the physics observed in our world today.
Speaking at the string theory conference at University of Southern
California in 1995, Witten made the surprising suggestion that these
five string theories were in fact not distinct theories, but different
limits of a single theory which he called M-theory. Witten's
proposal was based on the observation that the five string theories
can be mapped to one another by certain rules called dualities and are
identified by these dualities.
Witten's announcement led to a flurry of work now known as the second
Edward Witten with
David Gross and Stephen Hawking
Another of his contributions to physics was to the result of
gauge/gravity duality. In 1997,
Juan Maldacena formulated a result
known as the AdS/CFT correspondence, which establishes a relationship
between certain quantum field theories and theories of quantum
gravity. Maldacena's discovery has dominated high energy
theoretical physics for the past 15 years because of its applications
to theoretical problems in quantum gravity and quantum field theory.
Witten's foundational work following Maldacena's result has shed light
on this relationship.
In collaboration with Nathan Seiberg, Witten established several
powerful results in quantum field theories. In their paper on string
theory and noncommutative geometry, Seiberg and Witten studied certain
noncommutative quantum field theories that arise as limits of string
theory. In another well known paper, they studied aspects of
supersymmetric gauge theory. The latter paper, combined with
Witten's earlier work on topological quantum field theory, led to
developments in the topology of smooth 4-manifolds, in particular the
notion of Seiberg–Witten invariants.
With Anton Kapustin, he has made deep mathematical connections between
S-duality of gauge theories and the geometric Langlands
correspondence. Partly in collaboration with Seiberg, one of his
recent interests include aspects of field theoretical description of
topological phases in condensed matter and non-supersymmetric
dualities in field theories that, among other things, are of high
relevance in condensed matter theory. From a generalization of SYK
models from condensed matter and quantum chaos, he has also recently
brought tensor models of Garau to the relevance of holographic and
quantum gravity theories.
In general, Witten has done influential and insightful works in many
aspects of quantum field theories and mathematical physics, including
the physics and mathematics of anomalies, integrability, dualities,
localization, homologies and so on. Many of his results have deeply
influenced many areas in theoretical physics (often well beyond the
original context of his results), including string theory, quantum
gravity and topological condensed matter.
Awards and honors
Witten has been honored with numerous awards including a MacArthur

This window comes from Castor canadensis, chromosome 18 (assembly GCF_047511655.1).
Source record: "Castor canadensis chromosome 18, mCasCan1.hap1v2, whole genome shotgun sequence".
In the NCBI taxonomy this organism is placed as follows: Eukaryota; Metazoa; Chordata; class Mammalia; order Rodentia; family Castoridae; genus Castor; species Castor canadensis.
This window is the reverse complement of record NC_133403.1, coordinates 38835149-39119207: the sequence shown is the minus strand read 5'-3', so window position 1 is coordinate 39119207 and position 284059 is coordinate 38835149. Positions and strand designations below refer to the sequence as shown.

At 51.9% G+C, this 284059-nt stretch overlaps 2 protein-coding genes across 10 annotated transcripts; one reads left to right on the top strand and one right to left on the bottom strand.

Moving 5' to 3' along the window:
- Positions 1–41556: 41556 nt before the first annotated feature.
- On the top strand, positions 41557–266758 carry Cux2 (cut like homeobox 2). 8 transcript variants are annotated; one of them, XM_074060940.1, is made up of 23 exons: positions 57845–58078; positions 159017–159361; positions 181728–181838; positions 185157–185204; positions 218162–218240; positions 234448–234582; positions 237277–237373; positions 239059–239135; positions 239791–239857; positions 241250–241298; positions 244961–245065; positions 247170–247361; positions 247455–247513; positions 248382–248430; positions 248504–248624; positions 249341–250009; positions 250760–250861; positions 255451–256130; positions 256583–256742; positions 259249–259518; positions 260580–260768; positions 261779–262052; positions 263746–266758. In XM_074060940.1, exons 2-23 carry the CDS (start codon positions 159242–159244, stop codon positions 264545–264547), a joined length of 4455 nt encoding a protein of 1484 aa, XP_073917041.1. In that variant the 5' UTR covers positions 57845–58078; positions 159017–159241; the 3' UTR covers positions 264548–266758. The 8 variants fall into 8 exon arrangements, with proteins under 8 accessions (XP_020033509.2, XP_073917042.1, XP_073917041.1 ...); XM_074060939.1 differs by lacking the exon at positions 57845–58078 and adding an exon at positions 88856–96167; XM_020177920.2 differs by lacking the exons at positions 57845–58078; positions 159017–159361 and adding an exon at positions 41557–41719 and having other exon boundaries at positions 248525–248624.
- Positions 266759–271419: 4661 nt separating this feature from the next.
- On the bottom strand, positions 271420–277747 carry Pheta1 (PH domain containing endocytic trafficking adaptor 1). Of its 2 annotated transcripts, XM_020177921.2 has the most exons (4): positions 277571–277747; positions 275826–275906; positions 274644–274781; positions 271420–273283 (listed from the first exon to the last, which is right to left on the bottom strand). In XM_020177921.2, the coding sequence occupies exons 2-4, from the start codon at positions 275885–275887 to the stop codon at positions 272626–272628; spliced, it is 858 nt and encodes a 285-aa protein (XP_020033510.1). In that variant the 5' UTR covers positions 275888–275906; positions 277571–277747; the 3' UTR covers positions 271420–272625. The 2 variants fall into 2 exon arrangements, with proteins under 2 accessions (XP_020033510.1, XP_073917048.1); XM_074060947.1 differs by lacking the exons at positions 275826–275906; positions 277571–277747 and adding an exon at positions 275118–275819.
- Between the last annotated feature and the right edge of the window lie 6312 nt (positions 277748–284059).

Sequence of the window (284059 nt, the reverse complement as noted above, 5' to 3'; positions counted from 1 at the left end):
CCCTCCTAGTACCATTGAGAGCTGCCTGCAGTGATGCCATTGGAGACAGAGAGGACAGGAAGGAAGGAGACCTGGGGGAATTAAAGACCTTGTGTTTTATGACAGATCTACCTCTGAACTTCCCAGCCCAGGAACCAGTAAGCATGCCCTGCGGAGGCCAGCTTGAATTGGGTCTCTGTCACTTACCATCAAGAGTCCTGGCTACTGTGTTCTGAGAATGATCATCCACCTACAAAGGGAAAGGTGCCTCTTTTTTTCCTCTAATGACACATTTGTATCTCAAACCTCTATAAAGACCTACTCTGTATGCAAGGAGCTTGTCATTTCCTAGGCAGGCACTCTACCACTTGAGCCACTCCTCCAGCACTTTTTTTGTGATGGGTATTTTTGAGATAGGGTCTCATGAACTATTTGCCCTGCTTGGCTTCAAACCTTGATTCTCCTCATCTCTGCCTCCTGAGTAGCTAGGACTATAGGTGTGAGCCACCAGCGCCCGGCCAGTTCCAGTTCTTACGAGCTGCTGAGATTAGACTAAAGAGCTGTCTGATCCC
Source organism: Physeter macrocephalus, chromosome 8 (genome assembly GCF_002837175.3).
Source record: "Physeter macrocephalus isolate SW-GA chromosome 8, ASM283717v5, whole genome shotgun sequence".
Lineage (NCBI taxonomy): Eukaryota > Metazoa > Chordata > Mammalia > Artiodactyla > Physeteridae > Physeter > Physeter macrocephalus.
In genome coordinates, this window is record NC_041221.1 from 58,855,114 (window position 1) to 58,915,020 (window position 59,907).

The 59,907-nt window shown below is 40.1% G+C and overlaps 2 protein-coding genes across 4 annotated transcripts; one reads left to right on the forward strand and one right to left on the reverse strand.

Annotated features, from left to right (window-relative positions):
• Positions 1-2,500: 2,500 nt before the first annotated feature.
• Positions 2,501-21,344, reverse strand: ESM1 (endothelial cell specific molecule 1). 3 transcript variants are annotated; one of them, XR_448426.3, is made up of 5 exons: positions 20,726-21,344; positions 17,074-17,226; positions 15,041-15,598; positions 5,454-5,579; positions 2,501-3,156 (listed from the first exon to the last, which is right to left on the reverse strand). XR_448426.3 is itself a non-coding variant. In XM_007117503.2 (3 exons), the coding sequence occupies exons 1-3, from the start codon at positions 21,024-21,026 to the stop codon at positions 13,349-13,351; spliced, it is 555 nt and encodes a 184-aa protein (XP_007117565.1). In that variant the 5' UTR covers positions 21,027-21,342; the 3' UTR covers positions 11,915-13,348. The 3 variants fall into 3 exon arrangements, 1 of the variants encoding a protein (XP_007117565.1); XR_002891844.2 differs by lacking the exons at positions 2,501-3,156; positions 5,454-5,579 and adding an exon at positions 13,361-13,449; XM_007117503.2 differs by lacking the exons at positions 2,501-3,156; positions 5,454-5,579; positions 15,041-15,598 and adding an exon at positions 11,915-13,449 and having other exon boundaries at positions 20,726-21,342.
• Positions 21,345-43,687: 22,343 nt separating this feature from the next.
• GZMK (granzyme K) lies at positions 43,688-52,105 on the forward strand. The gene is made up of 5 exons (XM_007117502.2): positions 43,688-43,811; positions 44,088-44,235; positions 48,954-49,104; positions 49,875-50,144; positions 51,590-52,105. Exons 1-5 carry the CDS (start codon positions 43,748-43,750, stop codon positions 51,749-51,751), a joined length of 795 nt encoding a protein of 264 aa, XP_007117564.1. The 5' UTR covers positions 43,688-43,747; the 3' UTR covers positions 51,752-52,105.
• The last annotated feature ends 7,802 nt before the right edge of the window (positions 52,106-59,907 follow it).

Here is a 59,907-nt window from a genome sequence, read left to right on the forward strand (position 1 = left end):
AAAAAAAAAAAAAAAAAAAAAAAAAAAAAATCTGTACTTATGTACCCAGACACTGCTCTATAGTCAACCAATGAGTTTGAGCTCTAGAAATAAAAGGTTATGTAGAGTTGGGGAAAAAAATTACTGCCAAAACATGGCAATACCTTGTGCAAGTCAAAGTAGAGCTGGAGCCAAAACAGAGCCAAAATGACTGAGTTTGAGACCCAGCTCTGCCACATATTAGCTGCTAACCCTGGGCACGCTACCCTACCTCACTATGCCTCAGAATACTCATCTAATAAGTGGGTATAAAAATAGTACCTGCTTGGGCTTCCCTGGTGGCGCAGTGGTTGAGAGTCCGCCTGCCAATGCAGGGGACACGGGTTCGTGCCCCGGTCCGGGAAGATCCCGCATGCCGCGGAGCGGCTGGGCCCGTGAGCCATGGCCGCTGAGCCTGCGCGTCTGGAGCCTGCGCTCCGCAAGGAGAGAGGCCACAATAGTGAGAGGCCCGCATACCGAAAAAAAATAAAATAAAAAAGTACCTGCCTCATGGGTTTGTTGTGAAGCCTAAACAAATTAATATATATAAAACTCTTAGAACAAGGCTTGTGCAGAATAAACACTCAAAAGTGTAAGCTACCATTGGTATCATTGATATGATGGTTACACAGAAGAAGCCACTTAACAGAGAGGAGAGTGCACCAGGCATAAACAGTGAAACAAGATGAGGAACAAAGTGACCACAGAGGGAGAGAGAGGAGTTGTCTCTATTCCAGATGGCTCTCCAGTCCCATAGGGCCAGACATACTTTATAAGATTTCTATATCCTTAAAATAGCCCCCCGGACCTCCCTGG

Grant (1982), the
Fields Medal (1990), the Nemmers Prize in
Mathematics (2000), the National Medal of Science (2002),
Pythagoras Award (2005), the
Henri Poincaré Prize (2006), the
Crafoord Prize (2008), the
Lorentz Medal (2010) the Isaac Newton Medal
(2010) and the
Fundamental Physics Prize
Fundamental Physics Prize (2012). Since 1999, he has
been a Foreign Member of the
Royal Society (London), and in March 2016
was elected an Honorary Fellow of the
Royal Society of
Pope Benedict XVI
Pope Benedict XVI appointed Witten as a member of
Pontifical Academy of Sciences
Pontifical Academy of Sciences (2006). He also appeared in the
list of TIME magazine's 100 most influential people of 2004. In 2012
he became a fellow of the American Mathematical Society.
In an informal poll at a 1990 cosmology conference, Witten received
the largest number of mentions as "the smartest living physicist".
Witten has been married to Chiara Nappi, a professor of physics at
Princeton University, since 1979. They have two daughters, Ilana,
a neuroscientist at Princeton University, and Daniela, a
biostatistician at University of Washington, and one son, Rafael,
and a granddaughter Nava. Witten sits on the board of directors of
Americans for Peace Now and is also on the advisory council of J
Street. He supports the two-state solution and advocates a boycott
of Israeli institutions and economic activity beyond its 1967 borders,
though not of Israel itself. Witten is also a keen tennis
Some Problems in the Short Distance Analysis of Gauge Theories.
Princeton University, 1976. (Dissertation.)
Roman Jackiw, David Gross, Sam B. Treiman, Edward Witten, Bruno
Zumino. Current Algebra and Anomalies: A Set of Lecture Notes and
Papers. World Scientific, 1985.
Green, M., John H. Schwarz, and E. Witten. Superstring Theory. Vol. 1,
Introduction. Cambridge Monographs on Mathematical Physics. Cambridge,
UK: Cambridge University Press, 1988. ISBN 9780521357524.
Green, M., John H. Schwarz, and E. Witten. Superstring Theory. Vol. 2,
Loop Amplitudes, Anomalies and Phenomenology. Cambridge, UK: Cambridge
University Press, 1988. ISBN 9780521357531.